Scanned image of the page. Keyboard directions: use + to zoom in, - to zoom out, arrow keys to pan inside the viewer.

Page Options

Download this Issue


Something wrong?

Something wrong with this page? Report problem.

Rights / Permissions

This collection, digitized in collaboration with the Michigan Daily and the Board for Student Publications, contains materials that are protected by copyright law. Access to these materials is provided for non-profit educational and research purposes. If you use an item from this collection, it is your responsibility to consider the work's copyright status and obtain any required permission.

March 24, 1934 - Image 4

Resource type:
The Michigan Daily, 1934-03-24

Disclaimer: Computer generated plain text may have errors. Read more about this.


v_ ,_ _.._.. ,_._..._. __._._

A Washington

raN _ --

v ...~aawaoe~ v44,4Viu44Ul~lil UUyU 1U lfBy KIRKE SIMPSON
that sort of stuff, they simply keep quiet. NoWAHyTKMrKE2SisoN
good politician ever tells the truth; if he did, he WASHINGTON, Mar. 22-Disclosure that Presi-
a woldn' bea gdd plitiiandent Roosevelt was flirting with the notion~ of
wouldn't be a good politician, recalling ex-General Billy Mitchell for aviation
Mr. Farley need not go far to discover the es- service of some sort sent shivers of apprehension
sential truth of these items. He need only look through army and navy high command circles.
at that apple of his own Irish eyes, Franklin D. till prsond the spge a forces.
Roosvel, t se tht thy ae pactcalandHe still personifies the separate air force idea
Roosevelt, to see that they are practical and which they believed and hoped was dead.
utilized. Now, Roosevelt is an honest man. Not hTheyieh a nde hasda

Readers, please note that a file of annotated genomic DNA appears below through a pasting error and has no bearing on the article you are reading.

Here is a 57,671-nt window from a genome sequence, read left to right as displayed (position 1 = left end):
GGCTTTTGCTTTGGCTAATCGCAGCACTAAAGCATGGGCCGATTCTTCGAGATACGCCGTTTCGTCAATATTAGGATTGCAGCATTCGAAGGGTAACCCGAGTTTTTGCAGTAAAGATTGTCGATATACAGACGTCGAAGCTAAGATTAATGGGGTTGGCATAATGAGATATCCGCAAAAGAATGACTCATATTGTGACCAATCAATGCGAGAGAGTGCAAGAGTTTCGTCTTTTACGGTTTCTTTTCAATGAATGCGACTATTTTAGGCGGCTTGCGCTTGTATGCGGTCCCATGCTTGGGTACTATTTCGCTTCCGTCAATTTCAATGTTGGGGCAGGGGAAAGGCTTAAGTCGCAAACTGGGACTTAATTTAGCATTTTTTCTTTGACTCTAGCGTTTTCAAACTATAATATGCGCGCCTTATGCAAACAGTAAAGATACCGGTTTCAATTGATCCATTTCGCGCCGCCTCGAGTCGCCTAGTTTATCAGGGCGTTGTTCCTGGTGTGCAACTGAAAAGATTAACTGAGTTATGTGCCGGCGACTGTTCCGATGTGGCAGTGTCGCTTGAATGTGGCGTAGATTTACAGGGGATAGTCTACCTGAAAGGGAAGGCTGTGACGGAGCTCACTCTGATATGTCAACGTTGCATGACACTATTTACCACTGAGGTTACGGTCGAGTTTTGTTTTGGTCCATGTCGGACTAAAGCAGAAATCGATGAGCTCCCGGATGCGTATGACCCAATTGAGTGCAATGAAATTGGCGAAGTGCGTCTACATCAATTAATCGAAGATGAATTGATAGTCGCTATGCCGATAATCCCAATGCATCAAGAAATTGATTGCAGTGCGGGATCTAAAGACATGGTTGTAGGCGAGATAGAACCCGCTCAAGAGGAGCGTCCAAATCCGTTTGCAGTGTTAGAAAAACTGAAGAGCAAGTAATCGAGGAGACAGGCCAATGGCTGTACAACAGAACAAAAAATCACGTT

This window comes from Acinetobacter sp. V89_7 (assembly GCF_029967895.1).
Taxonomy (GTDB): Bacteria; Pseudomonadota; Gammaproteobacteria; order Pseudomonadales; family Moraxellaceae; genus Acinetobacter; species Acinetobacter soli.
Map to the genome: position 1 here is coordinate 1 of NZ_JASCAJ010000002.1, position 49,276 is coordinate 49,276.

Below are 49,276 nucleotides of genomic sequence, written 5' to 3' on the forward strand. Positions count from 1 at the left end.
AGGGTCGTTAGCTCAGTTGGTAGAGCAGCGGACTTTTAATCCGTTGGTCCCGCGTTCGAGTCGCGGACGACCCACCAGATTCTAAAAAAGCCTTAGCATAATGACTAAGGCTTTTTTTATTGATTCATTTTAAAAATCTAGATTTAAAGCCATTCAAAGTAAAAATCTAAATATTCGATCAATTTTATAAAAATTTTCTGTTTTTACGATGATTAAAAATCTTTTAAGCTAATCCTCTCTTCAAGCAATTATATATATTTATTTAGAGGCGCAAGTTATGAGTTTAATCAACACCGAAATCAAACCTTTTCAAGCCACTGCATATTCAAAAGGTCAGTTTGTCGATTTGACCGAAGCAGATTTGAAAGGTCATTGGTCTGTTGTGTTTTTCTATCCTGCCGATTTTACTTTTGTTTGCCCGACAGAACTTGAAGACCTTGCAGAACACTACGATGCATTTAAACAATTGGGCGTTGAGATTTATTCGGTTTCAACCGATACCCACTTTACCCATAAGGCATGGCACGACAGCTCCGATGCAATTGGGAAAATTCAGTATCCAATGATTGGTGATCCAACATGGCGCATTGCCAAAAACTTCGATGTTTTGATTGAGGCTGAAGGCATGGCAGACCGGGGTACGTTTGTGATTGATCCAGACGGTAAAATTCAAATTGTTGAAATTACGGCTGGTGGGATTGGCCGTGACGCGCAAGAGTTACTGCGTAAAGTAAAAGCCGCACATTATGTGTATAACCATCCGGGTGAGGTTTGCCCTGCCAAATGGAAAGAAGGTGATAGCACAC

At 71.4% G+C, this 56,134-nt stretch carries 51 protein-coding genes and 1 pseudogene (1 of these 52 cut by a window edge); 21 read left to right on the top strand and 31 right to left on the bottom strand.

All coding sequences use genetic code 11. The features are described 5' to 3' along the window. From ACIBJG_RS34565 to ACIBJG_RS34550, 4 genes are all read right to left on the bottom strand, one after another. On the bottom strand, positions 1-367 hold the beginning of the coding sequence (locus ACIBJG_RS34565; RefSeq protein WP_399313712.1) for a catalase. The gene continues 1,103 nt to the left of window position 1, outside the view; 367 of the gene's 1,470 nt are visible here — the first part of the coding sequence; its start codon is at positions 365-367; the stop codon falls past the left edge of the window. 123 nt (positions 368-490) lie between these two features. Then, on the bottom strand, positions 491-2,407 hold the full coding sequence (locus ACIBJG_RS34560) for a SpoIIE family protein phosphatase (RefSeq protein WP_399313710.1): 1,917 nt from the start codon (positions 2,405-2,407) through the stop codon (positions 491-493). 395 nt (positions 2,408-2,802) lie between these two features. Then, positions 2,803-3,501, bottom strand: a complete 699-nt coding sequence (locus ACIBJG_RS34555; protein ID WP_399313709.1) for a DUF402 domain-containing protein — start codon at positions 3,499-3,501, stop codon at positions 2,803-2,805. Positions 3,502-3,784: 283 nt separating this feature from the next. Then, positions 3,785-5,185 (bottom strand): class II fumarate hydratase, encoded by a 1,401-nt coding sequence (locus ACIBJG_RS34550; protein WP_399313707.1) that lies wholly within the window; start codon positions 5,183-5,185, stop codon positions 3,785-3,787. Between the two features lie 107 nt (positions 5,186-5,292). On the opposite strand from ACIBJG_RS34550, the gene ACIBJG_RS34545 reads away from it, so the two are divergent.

evenSentorSiieonD. essspekin inallhis The President has in mind, he has said, a re-
even Senator Simeon D. Fess speaking in all his vamping of national aviation "policy" after study
republicanism will deny that. But did Roosevelt by a suitable group of his own selection. Just how
tell the people the truth in the 1932 political cam- far that might be regarded as implying presiden-
paign? Did he mention even once that his po- tial support for cutting the military air forces
litical philosophy was what would have been con- los formy anr rm
sideedin hatdistnt ayradcalOf ourloose from both army and navy as a separate am
sidered, in that distant day, radical? Of course of national defense is questionable.
not. Roosevelt was out to win. He knew that Mr. Roosevelt is a former assistant naval see-
the way to win was to say nothing and to say it retary himself. It has been generally supposed
pleasantly. He did just that, and not until he that he, like the naval high command, regards the
reached the White House did his constructively naval air force purely as a fleet auxiliary, just as
socialistic program unfold itself. Roosevelt, a the army general staff looks upon its air corps as
good politician, played the politician's game on seci al te lnd defns
the politician's one principle: don't feed the ani- -_utfh a de .
mals salt.
It may well be this necessity for smiling bland- IT IS WORTHY of note that long before the air
It my wll e tis ecesit fo smlin blnd- mail controversy arose, the Roosevelt adminis-
ness which ntekeeps so many men - strong,hrard, tration had taken definite steps to annul some as-
These men like to say what they think. Politics ects of the national aviation policy worked out
Thse gmein li tonn' say what they thinkls in President Coolidge's time by the presidential